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Beaches near Rodiá, in Heraklion region

Here is list of closest beaches to Rodiá

  • 1.7 km
  • Paliokastro beach
  • Pebbles
  • Deep
  • Deep blue

Situated 14km to the west of Heraklion, Paliokastro, also known as Paleokastro, can be found on the western coastline of the Bay of Heraklion. This charming pebble beach is nestled into a green valley’s exit, which is intersected by streams flowing down from the Rogdia village. The cove of Paliokastro is securely flanked by tall cliffs and faces the east. A massive limestone rock towers over the eastern part of the beach, the summit of which was once the site of the Venetian fortress of Paliokastro. This fortress served as a defensive structure against enemy invasions to the Bay of Heraklion. The castle remnants suggest that it was constructed on the acropolis of the ancient town of Kytaeon.

Paliokastro is a beloved destination for the locals of Heraklion, who visit daily with their families. It has even led many to purchase homes in the area. Although not highly developed, the beach offers an idyllic setting for relaxation. Traditional food can be savored at various taverns, and several small hotels and rooms are available for stay. A mini market is also present on the beach, opposite an old limekiln, which is one of Crete’s best-preserved structures of its kind.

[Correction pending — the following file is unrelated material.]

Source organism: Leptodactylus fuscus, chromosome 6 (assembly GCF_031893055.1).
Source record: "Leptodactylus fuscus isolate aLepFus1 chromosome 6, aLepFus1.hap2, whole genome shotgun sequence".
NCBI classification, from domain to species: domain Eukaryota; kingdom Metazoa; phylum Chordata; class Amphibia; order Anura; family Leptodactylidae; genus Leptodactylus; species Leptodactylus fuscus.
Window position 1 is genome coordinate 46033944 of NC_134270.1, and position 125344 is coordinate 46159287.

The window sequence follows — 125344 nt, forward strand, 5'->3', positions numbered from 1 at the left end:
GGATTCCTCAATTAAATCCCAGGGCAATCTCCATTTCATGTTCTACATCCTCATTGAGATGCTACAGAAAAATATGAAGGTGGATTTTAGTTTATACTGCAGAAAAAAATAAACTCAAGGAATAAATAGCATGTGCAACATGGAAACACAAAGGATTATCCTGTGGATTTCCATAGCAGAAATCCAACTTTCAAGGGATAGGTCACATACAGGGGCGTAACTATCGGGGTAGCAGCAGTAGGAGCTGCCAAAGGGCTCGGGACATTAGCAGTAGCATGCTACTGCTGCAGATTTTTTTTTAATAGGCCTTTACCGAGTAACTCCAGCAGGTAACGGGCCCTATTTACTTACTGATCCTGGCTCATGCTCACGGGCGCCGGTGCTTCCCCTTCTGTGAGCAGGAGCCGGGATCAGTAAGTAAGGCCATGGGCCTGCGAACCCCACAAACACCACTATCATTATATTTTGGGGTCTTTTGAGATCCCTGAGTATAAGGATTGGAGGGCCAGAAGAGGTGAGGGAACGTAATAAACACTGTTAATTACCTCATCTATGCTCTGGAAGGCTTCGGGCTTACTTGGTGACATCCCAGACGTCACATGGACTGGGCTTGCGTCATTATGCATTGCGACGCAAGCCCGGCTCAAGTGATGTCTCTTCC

The beach’s western part boasts large pebbles and deep waters, making it a perfect spot for fishing and snorkeling. Natural stair formations on the rocks beneath the old fort provide a thrilling diving experience, with heights ranging from 1 to 20 meters. This spot is often frequented by children competing in diving contests. A tall, narrow, and dark cave is nestled between the beach and the rocks. Local folklore suggests this cave might have been a tunnel leading from the fortress to the sea, serving as an emergency escape route, although this remains unconfirmed. Paliokastro is easily reachable through the Heraklion-Chania highway, with a dedicated exit leading to the beach.

  • 1.7 km
  • Helidoni Beach
  • Pebbles, Rocks in places, Sand
  • Deep
  • Blue

Contrary to the prevailing belief that Crete’s scenic beaches are situated in remote areas far from major cities, those familiar with the island know that hidden gems are scattered across every corner. One such paradise is the Helidoni (Swallow) beach, just a stone’s throw from the historical Paliokastro fort in Rogdia near Heraklion. This haven is just a five-minute drive from the outskirts of Heraklion.

The beach known as Helidoni or Porto Helidoni is situated just south of Paliokastro and is nestled beneath the highway. A staircase with wooden steps descends to the sea level. The beach stands out for its cleanliness and the crystal-clear water that brings to mind the best beaches of southern Crete. The beach is oriented towards the east and, as a result, is typically calm, much like other beaches stretching from Ellinoperamata to Frankia. It is a quaint beach with a blend of fine pebbles and sand in certain spots. The seabed is quite rocky, making it perfect for snorkelling. There’s also a small canteen on the beach. Its name, Helidoni, is derived from the swarms of swallows that flock to this area annually.

Just a few meters east of the main Helidoni beach, another small sandy beach can be found, surrounded by picturesque rocks. This beach can only be reached by traversing the rocky coastline from Helidoni, lending it a tranquil atmosphere. There are stairs leading to the beach, but they pass through private properties, making them inaccessible to visitors.

  • 2.2 km
  • Pantanassa beach
  • Pebbles, Sand
  • Deep
  • Blue